BROADBAND COMMUNITIES is the leading source of information on digital and broadband technologies for buildings and communities. Our editorial aims to accelerate the deployment of Fiber-To-The-Home and Fiber-To-The-Premises.
Issue link: http://bbcmag.epubxp.com/i/416055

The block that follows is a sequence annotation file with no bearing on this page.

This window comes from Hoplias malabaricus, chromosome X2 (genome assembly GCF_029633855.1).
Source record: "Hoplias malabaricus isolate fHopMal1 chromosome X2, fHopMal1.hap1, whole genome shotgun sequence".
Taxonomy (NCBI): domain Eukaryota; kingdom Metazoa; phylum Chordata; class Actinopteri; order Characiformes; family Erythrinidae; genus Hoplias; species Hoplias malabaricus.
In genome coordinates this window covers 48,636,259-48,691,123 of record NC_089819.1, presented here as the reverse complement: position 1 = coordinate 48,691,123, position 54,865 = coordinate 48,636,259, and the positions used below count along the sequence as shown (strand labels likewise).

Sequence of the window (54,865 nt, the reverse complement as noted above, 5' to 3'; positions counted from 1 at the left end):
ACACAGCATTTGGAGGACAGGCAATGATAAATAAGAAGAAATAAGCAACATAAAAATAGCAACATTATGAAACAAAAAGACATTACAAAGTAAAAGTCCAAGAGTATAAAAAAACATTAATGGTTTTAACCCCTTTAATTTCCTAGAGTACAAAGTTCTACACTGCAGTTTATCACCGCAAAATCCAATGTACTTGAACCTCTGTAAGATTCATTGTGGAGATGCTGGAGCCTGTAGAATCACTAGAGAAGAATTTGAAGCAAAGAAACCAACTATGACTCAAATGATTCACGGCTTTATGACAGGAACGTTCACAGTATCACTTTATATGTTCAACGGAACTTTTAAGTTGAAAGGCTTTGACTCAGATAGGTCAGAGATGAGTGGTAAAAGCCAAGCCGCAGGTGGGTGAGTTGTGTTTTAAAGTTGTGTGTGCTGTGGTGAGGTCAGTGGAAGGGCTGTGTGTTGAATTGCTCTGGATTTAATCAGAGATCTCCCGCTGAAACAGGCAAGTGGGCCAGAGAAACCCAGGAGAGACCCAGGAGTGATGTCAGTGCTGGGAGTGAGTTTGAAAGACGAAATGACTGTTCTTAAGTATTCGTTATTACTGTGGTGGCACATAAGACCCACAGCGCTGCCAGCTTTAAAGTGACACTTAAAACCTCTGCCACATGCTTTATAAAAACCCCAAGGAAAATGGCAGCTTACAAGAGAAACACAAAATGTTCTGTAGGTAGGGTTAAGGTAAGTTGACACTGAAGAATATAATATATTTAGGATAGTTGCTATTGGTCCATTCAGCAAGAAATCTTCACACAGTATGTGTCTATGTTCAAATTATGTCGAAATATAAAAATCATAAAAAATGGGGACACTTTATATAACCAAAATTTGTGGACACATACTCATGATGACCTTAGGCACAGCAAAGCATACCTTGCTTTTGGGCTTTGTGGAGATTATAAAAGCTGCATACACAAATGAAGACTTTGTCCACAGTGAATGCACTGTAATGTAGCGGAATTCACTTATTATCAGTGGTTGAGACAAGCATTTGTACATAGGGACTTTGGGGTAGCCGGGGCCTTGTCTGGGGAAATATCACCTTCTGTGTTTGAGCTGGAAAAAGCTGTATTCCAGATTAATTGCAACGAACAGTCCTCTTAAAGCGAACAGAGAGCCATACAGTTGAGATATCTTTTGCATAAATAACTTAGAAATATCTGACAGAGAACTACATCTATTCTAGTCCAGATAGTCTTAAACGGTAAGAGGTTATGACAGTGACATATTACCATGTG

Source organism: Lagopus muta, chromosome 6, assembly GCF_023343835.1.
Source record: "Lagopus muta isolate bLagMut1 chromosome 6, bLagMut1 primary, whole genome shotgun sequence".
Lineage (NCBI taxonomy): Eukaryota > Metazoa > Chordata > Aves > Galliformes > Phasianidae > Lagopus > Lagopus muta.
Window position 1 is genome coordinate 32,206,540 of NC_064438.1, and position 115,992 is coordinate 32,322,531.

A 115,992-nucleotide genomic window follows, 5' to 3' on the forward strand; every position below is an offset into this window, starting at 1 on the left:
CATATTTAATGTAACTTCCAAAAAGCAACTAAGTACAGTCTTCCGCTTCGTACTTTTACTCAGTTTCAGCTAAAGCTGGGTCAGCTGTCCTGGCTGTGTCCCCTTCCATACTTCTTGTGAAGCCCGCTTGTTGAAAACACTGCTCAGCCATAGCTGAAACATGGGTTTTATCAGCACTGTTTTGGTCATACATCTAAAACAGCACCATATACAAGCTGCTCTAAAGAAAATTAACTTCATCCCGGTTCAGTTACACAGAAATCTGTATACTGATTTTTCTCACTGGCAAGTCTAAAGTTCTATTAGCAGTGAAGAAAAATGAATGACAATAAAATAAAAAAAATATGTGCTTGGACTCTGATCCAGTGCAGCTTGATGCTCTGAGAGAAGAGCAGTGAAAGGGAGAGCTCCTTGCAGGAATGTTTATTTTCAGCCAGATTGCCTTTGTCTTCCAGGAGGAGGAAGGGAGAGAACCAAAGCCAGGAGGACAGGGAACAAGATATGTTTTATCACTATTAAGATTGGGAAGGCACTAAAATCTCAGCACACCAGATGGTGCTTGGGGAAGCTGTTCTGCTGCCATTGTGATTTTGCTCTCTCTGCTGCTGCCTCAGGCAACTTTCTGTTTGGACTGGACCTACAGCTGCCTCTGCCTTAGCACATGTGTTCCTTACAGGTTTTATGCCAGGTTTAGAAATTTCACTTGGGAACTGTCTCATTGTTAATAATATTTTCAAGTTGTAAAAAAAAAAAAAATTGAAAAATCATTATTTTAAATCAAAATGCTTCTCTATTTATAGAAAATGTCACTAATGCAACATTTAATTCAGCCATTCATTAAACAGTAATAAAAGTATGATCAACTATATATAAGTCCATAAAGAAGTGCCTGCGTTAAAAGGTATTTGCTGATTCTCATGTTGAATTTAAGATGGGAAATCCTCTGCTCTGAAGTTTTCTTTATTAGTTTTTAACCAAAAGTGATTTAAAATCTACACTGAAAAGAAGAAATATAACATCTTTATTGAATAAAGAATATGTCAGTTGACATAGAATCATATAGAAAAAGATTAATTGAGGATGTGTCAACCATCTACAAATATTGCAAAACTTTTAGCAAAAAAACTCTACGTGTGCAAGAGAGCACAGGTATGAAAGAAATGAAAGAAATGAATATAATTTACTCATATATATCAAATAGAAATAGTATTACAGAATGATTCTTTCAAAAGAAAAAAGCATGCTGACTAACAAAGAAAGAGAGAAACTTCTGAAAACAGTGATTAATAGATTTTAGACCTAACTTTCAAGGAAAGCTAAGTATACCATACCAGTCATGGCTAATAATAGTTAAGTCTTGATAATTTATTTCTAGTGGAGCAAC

80 | BROADBAND COMMUNITIES | www.broadbandcommunities.com | OCTOBER 2014 TECHNOLOGY SMS for Customer Care Consumers have adopted text messaging with unprecedented fervor. A well-rounded customer care solution should take this preference into account. By Mike Roddy / NuTEQ Solutions T he broadband industry is often considered a bottom dweller in the customer service department. Service providers are plagued with relentless call-center volumes, generally from customers who are unhappy just because they have to call. Te defnition of customer care changes from service provider to service provider. Many small providers claim their level of service is a diferentiator. However, cost-efectively scaling that personal level of service to a large corporate structure seems an ever-elusive goal. In addition, customer needs change. Societal expectations have changed from high-touch service to no-touch and on-demand touch. Customers want a person on the phone when they want one, but otherwise, they want to be left alone. Few technological leaps have taken place in call centers. IVRs have been around for years, and callbacks – though better than being left on hold – are simply another form of delay. Customers despise going through phone trees, validation processes and endless holds to achieve what they wanted in the frst place – talking to a person – only to be subjected to the same validation and data gathering again with a call center rep. Online chat sessions provide some relief, but they appeal only to a particular segment of the market, not to all consumers. To provide quality service at acceptable cost, service providers consider afordable call-center labor well beyond their service territories and third-party call-center outsourcing, domestic and international. Does simply adding head count – at any price – solve the underlying issue: "Why are my customers calling month in and month out?" DIFFERENTIATION IS KEY New service providers do not necessarily need to follow the old models. Diferentiation is key, not just in product and price but also in customer experience. Technology enables more opportunities and reduces cost structures. For instance, smartphone apps drew a lot of attention just a few years ago. Each service provider created its own app, believing it would capture consumers' hearts. However, though developing a smartphone app may have a manageable cost, consumers rarely download and use these apps, and their long-term maintenance costs are high as smartphone life cycles get shorter. Adding head count to call centers may reduce hold times but will not solve the underlying problems that cause customers to call their service providers.